As a simple example, an expression is defined below using a single user-define static value, source fields(see previous chapter) and/or operators. Expressions can be typed into the edit expression text box, but buttons are available for inserting operators and source fields at the cursors position. To insert source fields, click the source field name within the list at the left.

Expression text box

The following list provides a comprehensive list of operators which can be used to define an expression.

Table 27.10. Operators

OperatorDescription

+

Add numbers together

-

Subtract numbers from each other

*

Multiply two numbers

/

Divide two numbers

%

The modulus of two numbers

&&

Logical AND. True only when the expression on the left and right side is true. The left and right side can be yes/no, yes only or a subexpression in parenthesis.

||

Logical OR. True when either the expression on the left or the expression on the right side is true. The left and right side can be yes/no, yes only or a subexpression in parenthesis.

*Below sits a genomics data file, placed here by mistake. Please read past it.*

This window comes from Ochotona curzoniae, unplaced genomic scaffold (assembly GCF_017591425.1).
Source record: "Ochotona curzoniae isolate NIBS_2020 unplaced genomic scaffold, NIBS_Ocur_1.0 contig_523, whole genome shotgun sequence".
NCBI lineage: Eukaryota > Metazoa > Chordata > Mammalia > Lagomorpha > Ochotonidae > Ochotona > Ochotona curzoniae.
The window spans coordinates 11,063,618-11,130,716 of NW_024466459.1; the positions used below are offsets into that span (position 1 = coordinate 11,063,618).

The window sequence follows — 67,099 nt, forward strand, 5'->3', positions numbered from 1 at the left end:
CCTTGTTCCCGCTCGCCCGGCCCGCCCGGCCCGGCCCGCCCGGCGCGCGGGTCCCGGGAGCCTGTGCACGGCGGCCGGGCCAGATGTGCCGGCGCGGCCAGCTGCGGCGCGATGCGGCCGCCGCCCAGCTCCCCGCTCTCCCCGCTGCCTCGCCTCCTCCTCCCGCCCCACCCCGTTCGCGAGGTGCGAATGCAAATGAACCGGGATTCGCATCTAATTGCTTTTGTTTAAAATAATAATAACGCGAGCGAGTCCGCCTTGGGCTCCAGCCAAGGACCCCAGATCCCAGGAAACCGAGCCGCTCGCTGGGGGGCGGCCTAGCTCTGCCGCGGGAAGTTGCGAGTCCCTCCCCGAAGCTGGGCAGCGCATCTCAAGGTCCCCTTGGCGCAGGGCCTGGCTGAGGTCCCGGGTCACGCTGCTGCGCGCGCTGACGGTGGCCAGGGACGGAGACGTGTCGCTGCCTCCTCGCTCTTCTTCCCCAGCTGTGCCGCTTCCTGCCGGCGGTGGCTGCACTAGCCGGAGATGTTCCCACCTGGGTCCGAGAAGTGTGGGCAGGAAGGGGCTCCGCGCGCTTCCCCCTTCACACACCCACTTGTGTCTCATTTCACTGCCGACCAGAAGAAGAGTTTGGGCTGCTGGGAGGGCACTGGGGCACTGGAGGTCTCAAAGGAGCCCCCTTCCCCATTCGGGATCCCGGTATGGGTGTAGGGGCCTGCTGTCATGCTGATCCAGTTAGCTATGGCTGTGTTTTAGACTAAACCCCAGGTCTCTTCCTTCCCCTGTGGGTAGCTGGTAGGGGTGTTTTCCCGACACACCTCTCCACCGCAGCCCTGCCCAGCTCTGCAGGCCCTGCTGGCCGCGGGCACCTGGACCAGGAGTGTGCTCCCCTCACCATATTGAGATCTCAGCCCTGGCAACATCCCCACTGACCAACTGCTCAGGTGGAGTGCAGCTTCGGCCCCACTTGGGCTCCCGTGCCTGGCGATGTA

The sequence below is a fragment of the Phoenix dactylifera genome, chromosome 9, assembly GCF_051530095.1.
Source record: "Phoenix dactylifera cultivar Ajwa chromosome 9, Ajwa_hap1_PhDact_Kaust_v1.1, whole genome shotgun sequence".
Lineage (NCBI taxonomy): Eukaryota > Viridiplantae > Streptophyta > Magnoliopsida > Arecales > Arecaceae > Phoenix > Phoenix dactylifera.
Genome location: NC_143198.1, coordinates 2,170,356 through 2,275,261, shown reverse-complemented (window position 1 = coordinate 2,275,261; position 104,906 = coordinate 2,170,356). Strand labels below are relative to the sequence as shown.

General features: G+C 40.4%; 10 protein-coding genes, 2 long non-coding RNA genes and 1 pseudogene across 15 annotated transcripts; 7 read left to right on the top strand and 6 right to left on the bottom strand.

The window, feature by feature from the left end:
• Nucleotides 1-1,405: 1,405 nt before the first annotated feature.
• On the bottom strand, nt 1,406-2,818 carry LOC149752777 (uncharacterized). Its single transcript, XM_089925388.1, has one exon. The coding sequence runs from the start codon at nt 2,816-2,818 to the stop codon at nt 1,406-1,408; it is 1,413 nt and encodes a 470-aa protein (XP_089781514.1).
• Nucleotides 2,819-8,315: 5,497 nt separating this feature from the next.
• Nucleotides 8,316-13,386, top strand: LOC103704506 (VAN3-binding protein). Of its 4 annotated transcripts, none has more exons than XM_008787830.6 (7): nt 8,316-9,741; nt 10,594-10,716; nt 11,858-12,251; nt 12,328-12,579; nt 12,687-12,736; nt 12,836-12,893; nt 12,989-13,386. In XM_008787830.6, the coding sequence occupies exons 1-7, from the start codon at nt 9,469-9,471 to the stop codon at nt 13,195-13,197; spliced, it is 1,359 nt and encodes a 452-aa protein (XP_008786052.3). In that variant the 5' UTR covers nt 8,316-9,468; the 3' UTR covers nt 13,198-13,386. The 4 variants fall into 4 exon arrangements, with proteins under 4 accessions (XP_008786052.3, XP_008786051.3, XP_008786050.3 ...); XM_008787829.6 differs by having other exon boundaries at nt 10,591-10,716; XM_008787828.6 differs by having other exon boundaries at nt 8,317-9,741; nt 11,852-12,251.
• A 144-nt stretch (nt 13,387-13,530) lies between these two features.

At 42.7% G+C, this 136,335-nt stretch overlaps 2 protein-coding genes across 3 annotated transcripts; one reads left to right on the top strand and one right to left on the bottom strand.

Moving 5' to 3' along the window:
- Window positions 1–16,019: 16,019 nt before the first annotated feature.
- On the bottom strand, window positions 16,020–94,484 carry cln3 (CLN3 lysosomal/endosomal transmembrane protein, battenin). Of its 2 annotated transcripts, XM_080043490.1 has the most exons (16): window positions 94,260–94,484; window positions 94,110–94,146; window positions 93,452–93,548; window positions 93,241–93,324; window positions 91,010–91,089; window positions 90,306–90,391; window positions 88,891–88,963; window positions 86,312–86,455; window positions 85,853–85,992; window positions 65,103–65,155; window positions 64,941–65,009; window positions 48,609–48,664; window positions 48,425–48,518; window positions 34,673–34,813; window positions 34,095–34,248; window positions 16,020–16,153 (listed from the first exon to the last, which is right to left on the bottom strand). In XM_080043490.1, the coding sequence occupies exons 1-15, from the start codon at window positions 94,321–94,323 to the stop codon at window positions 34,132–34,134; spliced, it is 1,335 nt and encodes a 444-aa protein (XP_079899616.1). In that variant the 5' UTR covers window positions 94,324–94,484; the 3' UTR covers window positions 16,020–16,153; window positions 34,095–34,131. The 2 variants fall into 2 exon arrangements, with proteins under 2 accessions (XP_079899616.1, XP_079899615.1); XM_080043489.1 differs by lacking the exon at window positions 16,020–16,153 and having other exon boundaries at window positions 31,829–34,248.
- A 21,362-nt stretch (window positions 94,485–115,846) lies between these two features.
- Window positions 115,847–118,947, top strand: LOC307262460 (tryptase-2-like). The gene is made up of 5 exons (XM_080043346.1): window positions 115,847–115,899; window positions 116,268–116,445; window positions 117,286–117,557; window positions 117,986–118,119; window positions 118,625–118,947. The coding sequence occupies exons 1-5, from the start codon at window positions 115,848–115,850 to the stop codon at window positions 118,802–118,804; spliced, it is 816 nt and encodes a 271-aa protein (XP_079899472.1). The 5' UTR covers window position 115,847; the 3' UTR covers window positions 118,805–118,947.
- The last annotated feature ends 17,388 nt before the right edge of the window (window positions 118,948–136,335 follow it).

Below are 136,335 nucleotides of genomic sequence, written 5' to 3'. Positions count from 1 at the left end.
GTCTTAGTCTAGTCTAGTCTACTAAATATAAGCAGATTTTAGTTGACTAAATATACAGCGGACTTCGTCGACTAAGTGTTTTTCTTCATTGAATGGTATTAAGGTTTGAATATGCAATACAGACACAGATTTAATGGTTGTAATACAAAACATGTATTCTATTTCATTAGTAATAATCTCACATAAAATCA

>

Left number greater than right number

>=

Left number greater than or equal to right number

<

Left number less than right number

<=

Left number less than or equal to right number.

==

Left side equal to right side. Supports numbers, text, yes/no and yes only.

!=

Left side not equal to right side. Supports numbers, text, yes/no and yes only.

!

Negates the following value. Can be used for yes/no, yes only or a sub-expression in parenthesis.

()

Parenthesis is used to group sub-expressions.


In addition to the standard mathematical operators, a number of custom functions are also available.

Table 27.11. Functions

FunctionArgumentsDescription
d2:ceil(number)Rounds the input argument up to the nearest whole number.

Example:

d2:ceil(#{hemoglobinValue})

d2:floor(number)Rounds the input argument down to the nearest whole number.

An example producing the number of weeks the woman is pregnant. Notice that the subexpression #{gestationalAgeDays}/7 is evaluated before the floor function is executed:

d2:floor(#{gestationalAgeDays}/7)

d2:round(number)Rounds the input argument to the nearest whole number.
d2:modulus(number,number)Produces the modulus when dividing the first with the second argument.

An example producing the number of days the woman is into her current pregnancy week: